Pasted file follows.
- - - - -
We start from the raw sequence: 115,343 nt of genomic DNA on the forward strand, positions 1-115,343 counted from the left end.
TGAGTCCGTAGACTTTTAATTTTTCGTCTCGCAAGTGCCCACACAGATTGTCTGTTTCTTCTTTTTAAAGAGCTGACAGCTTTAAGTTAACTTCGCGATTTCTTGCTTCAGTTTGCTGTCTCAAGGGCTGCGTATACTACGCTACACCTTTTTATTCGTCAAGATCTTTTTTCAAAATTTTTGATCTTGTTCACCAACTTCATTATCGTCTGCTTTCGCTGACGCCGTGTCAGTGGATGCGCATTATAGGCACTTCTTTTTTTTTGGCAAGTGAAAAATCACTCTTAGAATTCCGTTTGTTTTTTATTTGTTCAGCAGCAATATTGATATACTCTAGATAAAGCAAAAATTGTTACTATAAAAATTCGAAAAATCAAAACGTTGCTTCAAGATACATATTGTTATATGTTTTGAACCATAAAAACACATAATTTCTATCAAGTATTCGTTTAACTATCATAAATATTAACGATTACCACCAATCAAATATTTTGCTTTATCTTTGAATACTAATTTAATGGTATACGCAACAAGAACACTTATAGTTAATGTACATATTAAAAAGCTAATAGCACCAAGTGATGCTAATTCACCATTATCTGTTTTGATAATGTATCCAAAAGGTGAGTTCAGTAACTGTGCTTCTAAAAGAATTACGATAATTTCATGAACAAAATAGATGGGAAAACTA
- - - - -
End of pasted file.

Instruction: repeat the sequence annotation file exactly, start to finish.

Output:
We start from the raw sequence: 115,343 nt of genomic DNA on the forward strand, positions 1-115,343 counted from the left end.
TGAGTCCGTAGACTTTTAATTTTTCGTCTCGCAAGTGCCCACACAGATTGTCTGTTTCTTCTTTTTAAAGAGCTGACAGCTTTAAGTTAACTTCGCGATTTCTTGCTTCAGTTTGCTGTCTCAAGGGCTGCGTATACTACGCTACACCTTTTTATTCGTCAAGATCTTTTTTCAAAATTTTTGATCTTGTTCACCAACTTCATTATCGTCTGCTTTCGCTGACGCCGTGTCAGTGGATGCGCATTATAGGCACTTCTTTTTTTTTGGCAAGTGAAAAATCACTCTTAGAATTCCGTTTGTTTTTTATTTGTTCAGCAGCAATATTGATATACTCTAGATAAAGCAAAAATTGTTACTATAAAAATTCGAAAAATCAAAACGTTGCTTCAAGATACATATTGTTATATGTTTTGAACCATAAAAACACATAATTTCTATCAAGTATTCGTTTAACTATCATAAATATTAACGATTACCACCAATCAAATATTTTGCTTTATCTTTGAATACTAATTTAATGGTATACGCAACAAGAACACTTATAGTTAATGTACATATTAAAAAGCTAATAGCACCAAGTGATGCTAATTCACCATTATCTGTTTTGATAATGTATCCAAAAGGTGAGTTCAGTAACTGTGCTTCTAAAAGAATTACGATAATTTCATGAACAAAATAGATGGGAAAACTA